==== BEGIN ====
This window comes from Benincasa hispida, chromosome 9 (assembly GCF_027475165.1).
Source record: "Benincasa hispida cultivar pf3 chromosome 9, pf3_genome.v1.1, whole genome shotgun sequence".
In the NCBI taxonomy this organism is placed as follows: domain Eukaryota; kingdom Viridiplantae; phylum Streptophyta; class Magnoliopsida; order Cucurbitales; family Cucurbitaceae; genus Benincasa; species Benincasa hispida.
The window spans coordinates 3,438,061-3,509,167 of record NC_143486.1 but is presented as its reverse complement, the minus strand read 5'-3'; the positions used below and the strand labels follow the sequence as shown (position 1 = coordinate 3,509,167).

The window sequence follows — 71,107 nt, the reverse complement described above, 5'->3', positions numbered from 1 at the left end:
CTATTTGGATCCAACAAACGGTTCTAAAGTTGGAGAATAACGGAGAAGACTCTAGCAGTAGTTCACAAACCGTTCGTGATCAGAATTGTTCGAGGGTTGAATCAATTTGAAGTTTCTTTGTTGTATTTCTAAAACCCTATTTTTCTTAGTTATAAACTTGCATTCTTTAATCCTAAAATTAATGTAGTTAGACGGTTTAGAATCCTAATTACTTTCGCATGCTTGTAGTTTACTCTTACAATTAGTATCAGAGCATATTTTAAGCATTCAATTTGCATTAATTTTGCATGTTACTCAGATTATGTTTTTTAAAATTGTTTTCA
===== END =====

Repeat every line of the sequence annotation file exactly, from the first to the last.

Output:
This window comes from Benincasa hispida, chromosome 9 (assembly GCF_027475165.1).
Source record: "Benincasa hispida cultivar pf3 chromosome 9, pf3_genome.v1.1, whole genome shotgun sequence".
In the NCBI taxonomy this organism is placed as follows: domain Eukaryota; kingdom Viridiplantae; phylum Streptophyta; class Magnoliopsida; order Cucurbitales; family Cucurbitaceae; genus Benincasa; species Benincasa hispida.
The window spans coordinates 3,438,061-3,509,167 of record NC_143486.1 but is presented as its reverse complement, the minus strand read 5'-3'; the positions used below and the strand labels follow the sequence as shown (position 1 = coordinate 3,509,167).

The window sequence follows — 71,107 nt, the reverse complement described above, 5'->3', positions numbered from 1 at the left end:
CTATTTGGATCCAACAAACGGTTCTAAAGTTGGAGAATAACGGAGAAGACTCTAGCAGTAGTTCACAAACCGTTCGTGATCAGAATTGTTCGAGGGTTGAATCAATTTGAAGTTTCTTTGTTGTATTTCTAAAACCCTATTTTTCTTAGTTATAAACTTGCATTCTTTAATCCTAAAATTAATGTAGTTAGACGGTTTAGAATCCTAATTACTTTCGCATGCTTGTAGTTTACTCTTACAATTAGTATCAGAGCATATTTTAAGCATTCAATTTGCATTAATTTTGCATGTTACTCAGATTATGTTTTTTAAAATTGTTTTCA